the KIN-dom of God is near
Last Sunday I was at a friend’s house, watching the Super Bowl halftime show and doing my part to crash Beyonce’s website upon news of an upcoming tour, when I got the message that a beloved brother of our congregation had died. He too was watching the game with friends when he suffered a sudden heart attack. This past Sunday, we gathered together at the church for his Memorial Service.
Robert Wittliff had been a Catholic Priest in the Basilian Order, he had the sharpest wit, and he spent some of the best days of his life with his partner Danny and their dear friends. He had gone blind later in life, and so had become active in various organizations and communities to advocate and empower others without sight. But I met Robert as a vibrant part of the church (then Grace Lutheran). He had been a leader in the congregation for years and he moved mountains to get out of the hospital and speak at our final Legacy Service in January. It was there that he spoke of the meaning and memories this community held for him. He spoke of a church that challenged him to embrace expressions of church that had been foreign to him, cultivated a spirit of generosity in his soul, and embraced him fully as a beloved child of God. This is the legacy we stand on.
For the past month since that last service, the church has been transitioning to life as a Restart Congregation. The Restart Team has been meeting neighbors, studying scripture, and discerning God’s hope for this people. Now, we are +KINDRED – exploring and experimenting with what church can be. Still Lutheran, still at 2515 Waugh, still embracing people of all sexual orientations and identities, of all family structures, of all income levels and housing status. We have this beautiful legacy, but we are becoming something entirely new. How do we honor both while leaning into this new way?
Yesterday we entered the church building for the first time since that Legacy Service, for the first time as +KINDRED. The worship space will soon change, removing pews for tables and chairs, but the old pews are still there. This could have easily been a divisive experience with long-time members of the predecessor community on one side and newer faces on the other. Rather, this moment was a unifying one. Indeed, “how very good and pleasant it is when kindred live together in unity.” (Psalm 133) In this moment I saw people coming together to lend their experience, their hospitality, and their passion to help so that all Robert’s friends might know welcome and peace on such a day. The folks that know the church kitchen backwards and forwards made room for the contributions of those who struggle to find the silverware drawer. We had a full house and many of us are still learning our way around, but we learned as we went along. Almost a third of the folks who came were blind with varying mobility, but their cabs and metro lifts were met at the curb with an eager hand to guide them as needed. Two young boys offered communion cups into their hands, and those cups were filled by a woman who had never served the sacrament before. One man who sleeps on the streets nearby was outside with a broom and dustbin, cleaning up cigarette butts before the guests came and he was still helping clear empty plates from tables at the end of the day.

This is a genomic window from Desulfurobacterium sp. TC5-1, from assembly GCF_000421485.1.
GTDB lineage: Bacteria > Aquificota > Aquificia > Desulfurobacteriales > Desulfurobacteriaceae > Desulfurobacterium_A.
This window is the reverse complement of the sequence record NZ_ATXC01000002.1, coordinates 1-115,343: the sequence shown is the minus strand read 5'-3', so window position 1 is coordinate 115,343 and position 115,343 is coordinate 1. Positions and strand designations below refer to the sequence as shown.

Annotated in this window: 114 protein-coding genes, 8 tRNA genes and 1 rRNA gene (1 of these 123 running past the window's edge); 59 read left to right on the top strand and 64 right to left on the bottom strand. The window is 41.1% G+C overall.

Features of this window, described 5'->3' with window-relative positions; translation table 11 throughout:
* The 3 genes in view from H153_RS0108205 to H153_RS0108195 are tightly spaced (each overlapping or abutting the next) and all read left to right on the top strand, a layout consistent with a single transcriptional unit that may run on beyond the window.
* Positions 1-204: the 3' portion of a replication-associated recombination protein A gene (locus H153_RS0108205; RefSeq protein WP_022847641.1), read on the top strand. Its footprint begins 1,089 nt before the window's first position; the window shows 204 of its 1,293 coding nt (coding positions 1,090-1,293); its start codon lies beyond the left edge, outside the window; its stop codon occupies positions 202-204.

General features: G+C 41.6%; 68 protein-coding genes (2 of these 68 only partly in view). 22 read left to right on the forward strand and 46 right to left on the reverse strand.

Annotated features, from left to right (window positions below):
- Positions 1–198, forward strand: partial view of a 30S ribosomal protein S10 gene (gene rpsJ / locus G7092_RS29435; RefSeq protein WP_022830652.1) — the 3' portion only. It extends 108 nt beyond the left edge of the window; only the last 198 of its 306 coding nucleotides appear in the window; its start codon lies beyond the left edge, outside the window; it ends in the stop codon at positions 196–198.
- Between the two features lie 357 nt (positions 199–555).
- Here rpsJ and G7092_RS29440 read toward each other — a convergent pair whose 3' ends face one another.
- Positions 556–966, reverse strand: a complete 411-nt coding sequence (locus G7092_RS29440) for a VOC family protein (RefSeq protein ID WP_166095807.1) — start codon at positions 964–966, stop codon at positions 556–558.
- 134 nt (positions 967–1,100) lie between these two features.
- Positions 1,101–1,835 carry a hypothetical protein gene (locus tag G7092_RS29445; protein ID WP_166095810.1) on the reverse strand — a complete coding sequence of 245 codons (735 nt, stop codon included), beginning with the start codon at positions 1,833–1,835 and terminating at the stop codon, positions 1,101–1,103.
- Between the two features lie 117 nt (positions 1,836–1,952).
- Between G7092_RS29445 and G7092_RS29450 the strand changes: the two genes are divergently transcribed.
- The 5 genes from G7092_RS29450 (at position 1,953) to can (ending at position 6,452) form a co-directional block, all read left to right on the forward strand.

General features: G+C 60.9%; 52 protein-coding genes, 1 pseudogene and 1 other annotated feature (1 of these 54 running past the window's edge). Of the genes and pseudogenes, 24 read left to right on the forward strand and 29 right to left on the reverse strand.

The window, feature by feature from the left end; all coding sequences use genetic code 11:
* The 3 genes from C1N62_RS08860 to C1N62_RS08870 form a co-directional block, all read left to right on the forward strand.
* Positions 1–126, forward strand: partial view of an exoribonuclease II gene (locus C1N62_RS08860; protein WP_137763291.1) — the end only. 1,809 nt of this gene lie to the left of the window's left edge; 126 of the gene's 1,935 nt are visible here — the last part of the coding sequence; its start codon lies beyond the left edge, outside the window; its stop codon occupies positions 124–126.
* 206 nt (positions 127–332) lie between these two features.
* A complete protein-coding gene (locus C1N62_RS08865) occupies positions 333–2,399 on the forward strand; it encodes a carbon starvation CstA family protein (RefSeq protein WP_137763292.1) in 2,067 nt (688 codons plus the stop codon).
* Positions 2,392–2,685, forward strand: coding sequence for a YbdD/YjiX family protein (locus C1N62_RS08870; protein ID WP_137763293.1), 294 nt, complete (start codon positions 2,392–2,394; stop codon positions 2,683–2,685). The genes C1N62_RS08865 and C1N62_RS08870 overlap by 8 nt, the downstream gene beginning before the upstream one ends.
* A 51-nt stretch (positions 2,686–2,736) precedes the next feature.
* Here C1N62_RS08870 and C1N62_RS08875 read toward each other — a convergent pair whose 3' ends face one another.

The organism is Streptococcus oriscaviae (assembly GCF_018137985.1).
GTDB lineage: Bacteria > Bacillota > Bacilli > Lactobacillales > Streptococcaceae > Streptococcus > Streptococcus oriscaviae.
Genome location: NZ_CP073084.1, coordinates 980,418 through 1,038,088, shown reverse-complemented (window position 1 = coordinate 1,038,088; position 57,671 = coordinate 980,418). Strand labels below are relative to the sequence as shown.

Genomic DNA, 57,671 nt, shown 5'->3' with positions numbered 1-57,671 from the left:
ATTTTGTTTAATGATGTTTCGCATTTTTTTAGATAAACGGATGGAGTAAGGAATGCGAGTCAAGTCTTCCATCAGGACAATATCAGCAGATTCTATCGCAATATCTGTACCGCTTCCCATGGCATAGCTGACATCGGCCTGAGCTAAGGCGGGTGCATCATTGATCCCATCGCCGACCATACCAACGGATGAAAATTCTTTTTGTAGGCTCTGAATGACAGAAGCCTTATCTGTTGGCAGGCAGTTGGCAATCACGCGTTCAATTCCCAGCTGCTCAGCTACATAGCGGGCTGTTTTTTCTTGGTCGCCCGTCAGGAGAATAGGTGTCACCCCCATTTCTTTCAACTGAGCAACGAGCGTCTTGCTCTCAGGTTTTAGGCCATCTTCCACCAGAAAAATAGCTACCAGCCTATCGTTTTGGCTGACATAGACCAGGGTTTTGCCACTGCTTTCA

I had to take a step back to witness the beauty of it all. It could have been chaos, but God was stirring up new life out of the dust. There were certainly imperfections – I plowed right through the timing for someone’s solo and a few things were clumsy, but the presence of the holy was unmistakable. During this season of lent, we pare our lives down to clear space so that we might notice what could otherwise be overlooked. We simplify so that we can recognize the richness of the ordinary. This is what the Kingdom of God looks like. It’s not all splendid temples of gold, but a community of diverse people that come together to care for one another in practical yet profound ways. It is the Spirit’s work connecting millennials, retirees, and strangers in divine relationship to one another. It’s the relationship that reveals the sacred. This is what makes up the Kingdom…the Kin-dom that is drawing near.